3 Signs That You're a Micromanager and What You Can Do to About It

As an executive and leadership coach, micromanaging is one of the most common challenges I see. It’s a common problem for many leaders, new and old alike. Left unaddressed, micromanaging can severely limit your people’s success and advancement and can often result in the burnout and churn of their direct reports and colleagues, too.

Ironically, it’s the habits that have helped micromanagers be so successful earlier in their careers–focus on details, drive for results, demanding high quality, get-it-done attitudes–that make them micromanage when they move into leadership positions. Making the transition from “doer” to “manager” is often a difficult process.

Like all professional and transformational work, the solution is a combination of changing one’s thinking and actions. Both need to happen to create sustainable results.

Here are the three key suggestions that I give to leaders who are coming across as

1. Telling people what to do, rather than asking for commitments.

When your primary focus is getting the task done, you see your people as tools for completion. You’ll tend to issue instructions, and sometimes orders, for specific actions to be taken in specific ways. When you’re captain of a boat heading towards a rocky shore, getting compliance critical.

However, when your goal is to create a high-performance team who is growing and increasing their capabilities, compliance is not a sustainable approach. Instead, you want commitment. Commitment results only when people take on a task with their own free will and also when they had an honest option to decline.

Instead of issuing orders and commands, ask people if they are willing to take on the work. If they decline, ask why and what you need to do to get them to willingly accept. Do they need training, resources, or time? Together, figure out how you can mold the task into something that is agreeable. These discussions can lead to learning and powerful coaching opportunities.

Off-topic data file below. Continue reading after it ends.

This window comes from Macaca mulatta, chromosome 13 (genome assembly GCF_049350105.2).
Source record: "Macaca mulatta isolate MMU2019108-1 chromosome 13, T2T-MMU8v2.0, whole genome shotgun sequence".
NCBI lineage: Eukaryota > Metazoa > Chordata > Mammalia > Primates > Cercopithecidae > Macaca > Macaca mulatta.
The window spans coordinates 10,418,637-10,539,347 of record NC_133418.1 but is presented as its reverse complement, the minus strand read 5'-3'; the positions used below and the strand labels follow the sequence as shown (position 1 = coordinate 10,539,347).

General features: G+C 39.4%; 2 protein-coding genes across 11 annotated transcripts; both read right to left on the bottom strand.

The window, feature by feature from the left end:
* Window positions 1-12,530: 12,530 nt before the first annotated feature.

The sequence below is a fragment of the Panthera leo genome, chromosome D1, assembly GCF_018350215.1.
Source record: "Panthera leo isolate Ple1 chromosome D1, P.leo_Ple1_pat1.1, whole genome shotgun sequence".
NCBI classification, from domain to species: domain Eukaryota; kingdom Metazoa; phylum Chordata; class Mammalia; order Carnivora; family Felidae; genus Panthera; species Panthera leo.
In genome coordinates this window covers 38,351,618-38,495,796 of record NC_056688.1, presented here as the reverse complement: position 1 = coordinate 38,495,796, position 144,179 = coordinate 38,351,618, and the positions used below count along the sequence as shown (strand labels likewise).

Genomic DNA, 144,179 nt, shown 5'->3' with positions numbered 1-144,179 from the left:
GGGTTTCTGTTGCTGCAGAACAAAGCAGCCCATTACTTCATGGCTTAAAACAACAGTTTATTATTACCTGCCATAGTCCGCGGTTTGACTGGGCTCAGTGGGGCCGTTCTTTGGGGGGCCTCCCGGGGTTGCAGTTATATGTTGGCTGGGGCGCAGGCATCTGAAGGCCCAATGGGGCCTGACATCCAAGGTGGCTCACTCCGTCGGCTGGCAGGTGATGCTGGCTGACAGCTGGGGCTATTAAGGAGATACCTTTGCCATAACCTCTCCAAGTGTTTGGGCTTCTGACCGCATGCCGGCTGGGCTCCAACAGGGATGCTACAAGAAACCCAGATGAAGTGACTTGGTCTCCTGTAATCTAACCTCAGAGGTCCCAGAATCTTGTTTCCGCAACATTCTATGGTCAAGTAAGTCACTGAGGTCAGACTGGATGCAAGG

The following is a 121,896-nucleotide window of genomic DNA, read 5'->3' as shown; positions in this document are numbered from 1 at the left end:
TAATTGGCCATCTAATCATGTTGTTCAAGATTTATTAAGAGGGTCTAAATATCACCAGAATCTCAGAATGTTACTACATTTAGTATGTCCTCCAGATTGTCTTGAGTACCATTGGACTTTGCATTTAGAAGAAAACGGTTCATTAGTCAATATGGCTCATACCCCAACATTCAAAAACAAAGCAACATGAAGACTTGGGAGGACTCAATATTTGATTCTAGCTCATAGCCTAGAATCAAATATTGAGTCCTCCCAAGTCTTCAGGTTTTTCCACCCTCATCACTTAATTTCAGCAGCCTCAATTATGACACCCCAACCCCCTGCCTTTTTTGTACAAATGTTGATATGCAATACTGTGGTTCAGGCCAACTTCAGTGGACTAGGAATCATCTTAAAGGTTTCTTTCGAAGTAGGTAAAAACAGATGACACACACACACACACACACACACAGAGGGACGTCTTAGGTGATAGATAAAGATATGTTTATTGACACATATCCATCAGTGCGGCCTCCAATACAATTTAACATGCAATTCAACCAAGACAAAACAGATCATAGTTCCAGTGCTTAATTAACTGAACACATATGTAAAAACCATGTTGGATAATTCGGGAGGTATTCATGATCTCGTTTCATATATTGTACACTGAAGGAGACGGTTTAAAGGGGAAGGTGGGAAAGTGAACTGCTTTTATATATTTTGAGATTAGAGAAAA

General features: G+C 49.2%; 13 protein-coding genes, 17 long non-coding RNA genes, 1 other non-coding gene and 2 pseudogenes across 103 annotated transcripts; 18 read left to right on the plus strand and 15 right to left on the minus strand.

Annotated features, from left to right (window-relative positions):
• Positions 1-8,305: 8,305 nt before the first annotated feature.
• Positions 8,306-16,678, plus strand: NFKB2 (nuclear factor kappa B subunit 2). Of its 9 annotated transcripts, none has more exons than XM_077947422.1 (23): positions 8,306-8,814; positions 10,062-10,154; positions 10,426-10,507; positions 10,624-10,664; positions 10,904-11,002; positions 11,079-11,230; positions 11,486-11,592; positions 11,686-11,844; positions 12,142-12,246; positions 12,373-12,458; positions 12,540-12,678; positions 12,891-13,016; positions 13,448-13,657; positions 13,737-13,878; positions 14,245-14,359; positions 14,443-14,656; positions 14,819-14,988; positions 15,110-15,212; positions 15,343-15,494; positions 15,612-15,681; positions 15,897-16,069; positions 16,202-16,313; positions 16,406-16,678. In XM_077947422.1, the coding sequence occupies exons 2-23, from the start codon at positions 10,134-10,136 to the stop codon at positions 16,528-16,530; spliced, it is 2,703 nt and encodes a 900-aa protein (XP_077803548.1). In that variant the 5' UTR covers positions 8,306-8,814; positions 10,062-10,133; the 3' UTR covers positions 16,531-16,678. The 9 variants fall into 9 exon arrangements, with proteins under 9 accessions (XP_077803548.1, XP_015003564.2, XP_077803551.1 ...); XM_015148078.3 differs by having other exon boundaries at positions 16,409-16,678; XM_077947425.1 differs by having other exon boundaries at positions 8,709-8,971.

2. Explaining the process and details, rather than the desired outcome.

Micromanagers tend to jump right into the detailed steps required for completion of the task. The problem here is that explaining the precise steps leaves no room for the direct report doing the work to take ownership or adjust the process to their way of thinking or doing things. He or she can’t “own” the process if you dictate it to them. Ultimately, the problem is that without ownership, the direct report has the excuse “I did what you told me to do and it didn’t work” and then it becomes your problem, not theirs.

Instead, focus on defining the end results you want and the criteria for success. I like to use a football analogy here: tell them where the end zone is, where the sidelines are, how many people they can have on the field, and the rules for handling the ball, but let them decide if they want to run or pass and if they want to get the first down or do a Hail Mary for the win. You might also give some progress milestones and set some check-in points, but they need the freedom to make decisions and to provide the best end result possible.

3. Taking over tasks, rather than coaching through challenges.

Imagine you’re learning to drive and every time you ask a question, your instructor keeps jumping into your lap to drive the car for you. For direct reports of micromanagers, this is a familiar feeling. The problem is that rather than asking for help, they avoid speaking with their manager all together. And by avoiding their manager, it means they are spinning their wheels more often and making bigger mistakes.

If you want to avoid being a micromanager, resist the urge to just do the task yourself. Instead, think like a coach and ask them questions. What have they tried? What did they learn? What haven’t they tried yet? What might they try next? When you approach the situation like a coach, you’re helping them find options and teaching them how to find the solution themselves.

Before giving advice, ask them if they want it. Ask, “do you want me to give you some ideas?” before you launch into all the things you think they should do. Getting permission opens them up to really listening and keeps them in control. Unsolicited advice can become another reason it was your fault, not theirs, and perhaps another reason something didn’t work.

Successfully making these changes can be transformational for the leader and his or her colleagues. The shift from ‘manager as task master’ to ‘manager as coach’ creates an enormous possibility for professional growth. Done well, it opens up potential they didn’t have before and will undoubtedly accelerate a leader’s career. Done poorly, it will unfortunately result in continued struggle, employee churn, and lackluster results.

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